Nearly 1 000 stranded Knysna seahorses saved

The Knysna seahorse is endangered and has been described as a national treasure.

The hard work of more than 100 Plettenberg Bay residents has led to the saving of just under 1 000 Knysna seahorses on Wednesday.

The seahorses washed up unexpectedly en masse, and the local community immediately jumped into action to save the endangered marine animals.

Petro van Rhyn, general manager of advocacy at CapeNature, said the Knysna seahorse is truly a national treasure.

It is South Africa’s only endemic seahorse and is one of only two endangered seahorse species in the world. Found in only three estuaries, all in the Southern Cape (Knysna, Swartvlei and Keurbooms), the Knysna seahorse is an iconic species for Knysna.

She said CapeNature has immense gratitude for the community and how they came together.

“We did not even ask for help, but the news of the stranded seahorses spread like wildfire on social media and local people, who obviously has a concern for this precious species,” Van Rhyn said.

“The public action was incredible, and it was a great combination of many people showing up and many people showing up at the right time. With this interaction we could find so many more seahorses. We absolutely commend the public and their actions. It was a huge community effort.”

Speaking of the case of the en-masse-wash-up, Van Rhyn explained:  “Due to heavy rains, a flood occurred on Tuesday in the Keurbooms River and the Bitou River and the flood still persisted yesterday [Wednesday] with high water flow. It flushed the seahorses out of the mouth of the river at low tide (spring tide, so bit more of a lower tide than usual). They were stranded yesterday morning [Wednesday] just after low tide.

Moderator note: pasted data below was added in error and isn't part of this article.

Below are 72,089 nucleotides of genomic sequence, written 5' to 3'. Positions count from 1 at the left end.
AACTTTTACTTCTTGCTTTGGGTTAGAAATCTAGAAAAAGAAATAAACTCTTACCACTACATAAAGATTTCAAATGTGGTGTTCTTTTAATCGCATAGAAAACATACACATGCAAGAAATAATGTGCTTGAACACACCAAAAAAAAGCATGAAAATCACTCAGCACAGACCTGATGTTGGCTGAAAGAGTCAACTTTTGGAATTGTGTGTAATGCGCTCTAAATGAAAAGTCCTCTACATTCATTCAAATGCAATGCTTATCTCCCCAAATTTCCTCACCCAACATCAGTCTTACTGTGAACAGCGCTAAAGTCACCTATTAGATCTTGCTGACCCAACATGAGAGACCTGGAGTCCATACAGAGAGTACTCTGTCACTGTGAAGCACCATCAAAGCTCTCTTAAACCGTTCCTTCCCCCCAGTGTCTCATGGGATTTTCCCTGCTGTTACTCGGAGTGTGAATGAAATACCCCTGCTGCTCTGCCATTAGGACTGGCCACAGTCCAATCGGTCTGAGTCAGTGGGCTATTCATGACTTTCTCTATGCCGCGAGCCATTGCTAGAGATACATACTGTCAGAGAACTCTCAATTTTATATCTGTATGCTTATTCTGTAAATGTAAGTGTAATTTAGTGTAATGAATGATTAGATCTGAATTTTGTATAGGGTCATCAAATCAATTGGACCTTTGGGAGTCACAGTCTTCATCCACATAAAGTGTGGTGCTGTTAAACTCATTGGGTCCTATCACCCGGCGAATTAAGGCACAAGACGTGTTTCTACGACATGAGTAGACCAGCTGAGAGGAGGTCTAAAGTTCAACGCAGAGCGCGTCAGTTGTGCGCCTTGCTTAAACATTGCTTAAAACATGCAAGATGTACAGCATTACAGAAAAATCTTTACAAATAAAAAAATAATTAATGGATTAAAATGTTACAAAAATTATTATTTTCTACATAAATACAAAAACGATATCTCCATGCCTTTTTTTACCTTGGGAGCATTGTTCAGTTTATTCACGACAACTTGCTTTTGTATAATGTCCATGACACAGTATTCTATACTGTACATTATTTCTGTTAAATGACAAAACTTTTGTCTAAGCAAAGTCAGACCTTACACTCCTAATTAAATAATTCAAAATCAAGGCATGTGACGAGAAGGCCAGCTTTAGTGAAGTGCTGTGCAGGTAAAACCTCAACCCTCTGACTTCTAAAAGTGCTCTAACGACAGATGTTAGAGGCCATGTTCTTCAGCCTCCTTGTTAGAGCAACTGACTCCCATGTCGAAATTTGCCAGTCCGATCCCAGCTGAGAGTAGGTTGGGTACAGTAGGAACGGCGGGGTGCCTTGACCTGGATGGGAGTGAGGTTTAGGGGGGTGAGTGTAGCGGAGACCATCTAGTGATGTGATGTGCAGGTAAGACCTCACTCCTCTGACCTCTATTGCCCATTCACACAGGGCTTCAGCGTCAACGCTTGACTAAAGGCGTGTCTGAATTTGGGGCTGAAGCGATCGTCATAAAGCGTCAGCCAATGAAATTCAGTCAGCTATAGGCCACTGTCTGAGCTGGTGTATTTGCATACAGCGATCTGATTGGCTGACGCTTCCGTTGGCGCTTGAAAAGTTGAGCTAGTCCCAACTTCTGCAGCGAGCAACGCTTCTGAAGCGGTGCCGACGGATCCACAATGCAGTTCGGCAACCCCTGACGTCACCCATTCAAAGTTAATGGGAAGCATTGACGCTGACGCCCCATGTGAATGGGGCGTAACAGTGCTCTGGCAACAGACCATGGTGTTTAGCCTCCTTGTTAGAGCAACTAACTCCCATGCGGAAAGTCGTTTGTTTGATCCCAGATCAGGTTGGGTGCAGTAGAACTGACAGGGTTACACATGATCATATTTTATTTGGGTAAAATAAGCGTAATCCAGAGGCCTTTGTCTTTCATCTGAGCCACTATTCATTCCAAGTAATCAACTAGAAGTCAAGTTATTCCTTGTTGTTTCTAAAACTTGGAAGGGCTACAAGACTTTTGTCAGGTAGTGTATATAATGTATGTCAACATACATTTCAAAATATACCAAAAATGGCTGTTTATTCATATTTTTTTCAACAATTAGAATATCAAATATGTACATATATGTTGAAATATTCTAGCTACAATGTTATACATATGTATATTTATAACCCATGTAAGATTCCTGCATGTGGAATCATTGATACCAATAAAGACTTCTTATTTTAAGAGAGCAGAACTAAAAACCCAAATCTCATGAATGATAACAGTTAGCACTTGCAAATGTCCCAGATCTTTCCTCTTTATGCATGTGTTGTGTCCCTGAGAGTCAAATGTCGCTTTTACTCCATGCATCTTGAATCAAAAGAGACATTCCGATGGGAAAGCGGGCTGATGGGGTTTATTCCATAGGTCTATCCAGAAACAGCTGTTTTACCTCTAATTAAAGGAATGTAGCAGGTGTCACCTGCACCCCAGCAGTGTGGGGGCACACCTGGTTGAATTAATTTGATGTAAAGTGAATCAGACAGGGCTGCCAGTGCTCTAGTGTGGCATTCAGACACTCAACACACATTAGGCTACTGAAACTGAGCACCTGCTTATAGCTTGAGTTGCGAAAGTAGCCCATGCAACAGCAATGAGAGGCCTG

“The big swell yesterday [Wednesday] also perpetuated the situation and they got washed out the mouth into a current and then the waves deposited them onto the beach. The same phenomena occurred today [yesterday].”

She said as yesterday afternoon 1 004 seahorses were collected of which 706 have thus far been released. Sadly 94 were found dead, but will be kept for research purposes.

“The strong live ones are being put back into the estuary where they naturally occur and where there is a huge eelgrass bed because that’s where they seek refuge and shelter and where they find their food.”

Van Rhyn said it was not an ecological disaster, but a natural occurrence. “In any flood event this would happen. In a big flood, 98% of the population could be wiped out, but luckily this was not a big flood, it was a minor event.”

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